On Tuesday evening, Governor Reynolds broke with long-standing tradition and delivered an evening Condition of the State Address, which was carried live across the state. She used her annual address to thank healthcare workers, including IMS President-Elect Tiffani Milless, MD, and Secretary/Treasurer Jessica Zuzga-Reed, MD, who were invited to attend the address as guests of the governor.
The Condition of the State Address and the accompanying release of the governor’s budget recommendations are Governor Reynold’s opportunity to outline her policy and budget priorities for the session. Of interest to the medical community, these included the following:
Governor Reynolds renewed her long-standing support for tort reform efforts, highlighting in her policy priorities the need for passage of a hard cap on noneconomic damages this session. She noted the alarming, ongoing trend of high-dollar malpractice claims and the long-term implications limitless claims will have on the state’s ability to maintain healthcare access. Over the past year, IMS has been working with the Governor’s Office and legislative leadership to expand support for passage of this critical reform this session and partner on educating new members about the need for this reform.
Expanded Broadband Access
One of the governor’s biggest proposals of the evening was a three-year, $450 million push to expand statewide access to affordable, reliable broadband. The governor noted that despite recent efforts to expand availability, a third of Iowa counties are still classified as broadband deserts and statewide broadband speeds are ranked second slowest in the nation. The COVID-19 pandemic has brought renewed focus to the implications of limited broadband access, including the ability to further expand comprehensive telehealth services across the state. In her address, the governor highlighted last year’s IMS-authored legislation, which established a regulatory framework for the provision of behavioral health services via telehealth in a school-based setting, as just one example of the potential for telehealth to expand access to care.
Health Care Centers of Excellence
In her address, the governor applauded how the healthcare system came together to work in a regional manner across systems and clinics responding to the COVID-19 pandemic. In her budget and policy priorities, she proposed utilizing this as a model for rethinking care delivery long-term. The governor is proposing $1 million in FY 2022 to pilot two Health Care Centers of Excellence to test regional care delivery models with the goal of better integrating care delivery, especially for rural communities. The two communities to host these centers would be required to match the state’s $500,000 grants and include in their proposals a five-year sustainability plan. Additional details on this proposal are expected to be released soon.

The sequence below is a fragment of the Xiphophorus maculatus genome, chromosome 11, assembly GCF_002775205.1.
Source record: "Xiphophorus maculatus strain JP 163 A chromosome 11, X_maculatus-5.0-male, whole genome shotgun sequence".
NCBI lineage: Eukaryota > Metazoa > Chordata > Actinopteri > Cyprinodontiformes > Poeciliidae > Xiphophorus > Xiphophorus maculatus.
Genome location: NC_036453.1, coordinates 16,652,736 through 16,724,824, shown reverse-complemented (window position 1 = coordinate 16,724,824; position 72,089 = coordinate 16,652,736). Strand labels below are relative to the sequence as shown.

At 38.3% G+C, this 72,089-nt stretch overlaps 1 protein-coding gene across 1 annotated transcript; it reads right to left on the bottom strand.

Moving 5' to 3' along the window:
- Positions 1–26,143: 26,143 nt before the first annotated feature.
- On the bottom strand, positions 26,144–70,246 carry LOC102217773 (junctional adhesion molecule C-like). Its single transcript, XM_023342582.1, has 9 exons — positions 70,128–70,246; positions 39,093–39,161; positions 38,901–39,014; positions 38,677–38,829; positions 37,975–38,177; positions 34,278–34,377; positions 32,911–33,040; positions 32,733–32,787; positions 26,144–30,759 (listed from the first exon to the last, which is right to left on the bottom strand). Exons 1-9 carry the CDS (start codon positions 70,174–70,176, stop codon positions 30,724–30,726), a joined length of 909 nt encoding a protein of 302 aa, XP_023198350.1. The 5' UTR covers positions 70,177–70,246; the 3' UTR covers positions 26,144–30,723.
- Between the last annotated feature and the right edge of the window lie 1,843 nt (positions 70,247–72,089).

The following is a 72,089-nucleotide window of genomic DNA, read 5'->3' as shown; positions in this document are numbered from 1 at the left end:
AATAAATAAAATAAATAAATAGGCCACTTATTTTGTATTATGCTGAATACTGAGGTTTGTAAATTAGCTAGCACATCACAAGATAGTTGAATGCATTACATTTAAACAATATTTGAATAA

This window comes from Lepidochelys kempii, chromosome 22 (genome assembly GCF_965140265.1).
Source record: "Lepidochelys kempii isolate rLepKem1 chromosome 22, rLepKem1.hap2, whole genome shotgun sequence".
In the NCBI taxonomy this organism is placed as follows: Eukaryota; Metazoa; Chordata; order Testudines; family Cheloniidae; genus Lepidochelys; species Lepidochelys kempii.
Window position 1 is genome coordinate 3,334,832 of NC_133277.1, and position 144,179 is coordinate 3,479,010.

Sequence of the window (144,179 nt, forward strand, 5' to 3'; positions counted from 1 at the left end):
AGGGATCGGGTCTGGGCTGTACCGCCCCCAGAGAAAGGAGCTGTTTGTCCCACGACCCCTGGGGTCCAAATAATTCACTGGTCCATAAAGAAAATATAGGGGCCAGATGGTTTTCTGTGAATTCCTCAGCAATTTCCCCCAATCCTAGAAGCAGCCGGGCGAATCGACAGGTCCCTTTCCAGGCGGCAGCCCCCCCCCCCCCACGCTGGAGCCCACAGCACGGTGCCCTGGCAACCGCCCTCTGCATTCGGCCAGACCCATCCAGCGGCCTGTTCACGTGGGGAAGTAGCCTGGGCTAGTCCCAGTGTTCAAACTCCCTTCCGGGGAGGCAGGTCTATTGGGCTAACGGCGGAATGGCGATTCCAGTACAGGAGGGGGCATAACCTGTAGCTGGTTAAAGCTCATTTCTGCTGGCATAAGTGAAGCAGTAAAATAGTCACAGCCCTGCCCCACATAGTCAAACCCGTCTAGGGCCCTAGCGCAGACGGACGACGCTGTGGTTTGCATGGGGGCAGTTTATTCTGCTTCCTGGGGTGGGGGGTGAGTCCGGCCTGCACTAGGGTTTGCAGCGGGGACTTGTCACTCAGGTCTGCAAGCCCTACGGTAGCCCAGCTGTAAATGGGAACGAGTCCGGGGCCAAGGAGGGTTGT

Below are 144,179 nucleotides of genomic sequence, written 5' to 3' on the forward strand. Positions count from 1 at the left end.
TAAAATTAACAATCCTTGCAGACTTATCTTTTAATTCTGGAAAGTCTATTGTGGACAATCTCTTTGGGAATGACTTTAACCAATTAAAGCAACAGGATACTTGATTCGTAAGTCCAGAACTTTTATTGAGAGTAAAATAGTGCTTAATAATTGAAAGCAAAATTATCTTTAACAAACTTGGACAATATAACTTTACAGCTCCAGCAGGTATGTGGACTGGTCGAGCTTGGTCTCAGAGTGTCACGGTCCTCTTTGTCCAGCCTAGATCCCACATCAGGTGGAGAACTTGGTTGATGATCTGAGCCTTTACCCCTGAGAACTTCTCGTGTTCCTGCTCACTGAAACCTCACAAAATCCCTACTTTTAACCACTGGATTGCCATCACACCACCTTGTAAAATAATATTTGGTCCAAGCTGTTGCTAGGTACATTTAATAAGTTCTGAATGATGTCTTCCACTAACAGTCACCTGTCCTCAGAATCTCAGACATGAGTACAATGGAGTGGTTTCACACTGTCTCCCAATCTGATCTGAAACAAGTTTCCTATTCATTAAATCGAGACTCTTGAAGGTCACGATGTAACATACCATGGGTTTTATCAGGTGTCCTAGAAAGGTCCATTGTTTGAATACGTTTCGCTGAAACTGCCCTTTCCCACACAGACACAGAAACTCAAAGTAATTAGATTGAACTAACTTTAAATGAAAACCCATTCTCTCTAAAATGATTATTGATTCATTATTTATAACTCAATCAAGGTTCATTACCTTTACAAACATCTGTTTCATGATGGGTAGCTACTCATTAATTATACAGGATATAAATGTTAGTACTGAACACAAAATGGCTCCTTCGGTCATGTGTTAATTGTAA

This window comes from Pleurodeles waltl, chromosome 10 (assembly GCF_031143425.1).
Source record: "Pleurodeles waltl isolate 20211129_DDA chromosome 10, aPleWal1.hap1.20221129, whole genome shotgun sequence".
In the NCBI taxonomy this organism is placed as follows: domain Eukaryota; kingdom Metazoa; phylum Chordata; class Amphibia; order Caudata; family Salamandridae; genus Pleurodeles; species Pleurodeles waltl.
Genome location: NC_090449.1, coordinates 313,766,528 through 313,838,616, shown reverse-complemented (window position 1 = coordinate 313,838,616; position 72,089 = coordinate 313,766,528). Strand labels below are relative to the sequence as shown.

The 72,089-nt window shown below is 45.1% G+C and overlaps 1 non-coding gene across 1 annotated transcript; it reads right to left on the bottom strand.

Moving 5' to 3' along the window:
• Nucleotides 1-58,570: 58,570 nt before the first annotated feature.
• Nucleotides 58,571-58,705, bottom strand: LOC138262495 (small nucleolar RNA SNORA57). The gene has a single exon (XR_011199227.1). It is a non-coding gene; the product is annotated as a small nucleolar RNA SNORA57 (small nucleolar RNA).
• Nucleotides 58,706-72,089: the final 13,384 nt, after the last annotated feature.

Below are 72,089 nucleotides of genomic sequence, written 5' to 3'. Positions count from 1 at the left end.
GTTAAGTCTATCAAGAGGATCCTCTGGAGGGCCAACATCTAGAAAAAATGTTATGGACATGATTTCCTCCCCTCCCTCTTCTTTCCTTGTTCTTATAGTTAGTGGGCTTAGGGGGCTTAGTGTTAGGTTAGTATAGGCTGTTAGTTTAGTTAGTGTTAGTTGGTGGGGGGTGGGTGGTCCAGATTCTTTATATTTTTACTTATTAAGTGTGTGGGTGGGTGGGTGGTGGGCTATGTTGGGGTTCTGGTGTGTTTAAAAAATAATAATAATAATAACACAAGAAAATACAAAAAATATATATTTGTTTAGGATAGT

Increased Mental Health Funding
Governor Reynolds is also proposing increased funding for the state’s mental health systems as a priority focus this session. The state continues to move forward with the Complex Needs behavioral health reforms and the establishment of a Children’s Mental Health System, which were enacted by the legislature in 2018 and 2019 respectively. The governor is proposing to build upon the $40 million in CARES Act funding she allocated to support these reforms and this new system in the current fiscal year, with an additional $15 million in new state funding in FY 2022 and an additional $15 million in new state funding in FY 2023.
Physician Workforce Funding
The governor is also proposing to increase funding for the state’s medical residency grant program as part of statewide efforts to address physician workforce needs. She’s proposing an additional $200,000 for the Psychiatry Residency Training Program, which would fund additional residency slots and bring the annual funding for this program to $600,000. The governor is also proposing a status quo $1.4 million appropriation for the Rural Physician Loan Repayment Program in each of the next two fiscal years. IMS is working with the Iowa Psychiatric Society and the Iowa Academy of Family Physicians to push for increased funding for this popular program, which provides up to $200,000 in loan repayment to new physicians who agree in a rural area for five years following the completion of their residency.
The Governor’s FY 22-23 budget book and a summary of her 2021 policy priorities is available online. A summary of the Governor's health care policy priorities is available here.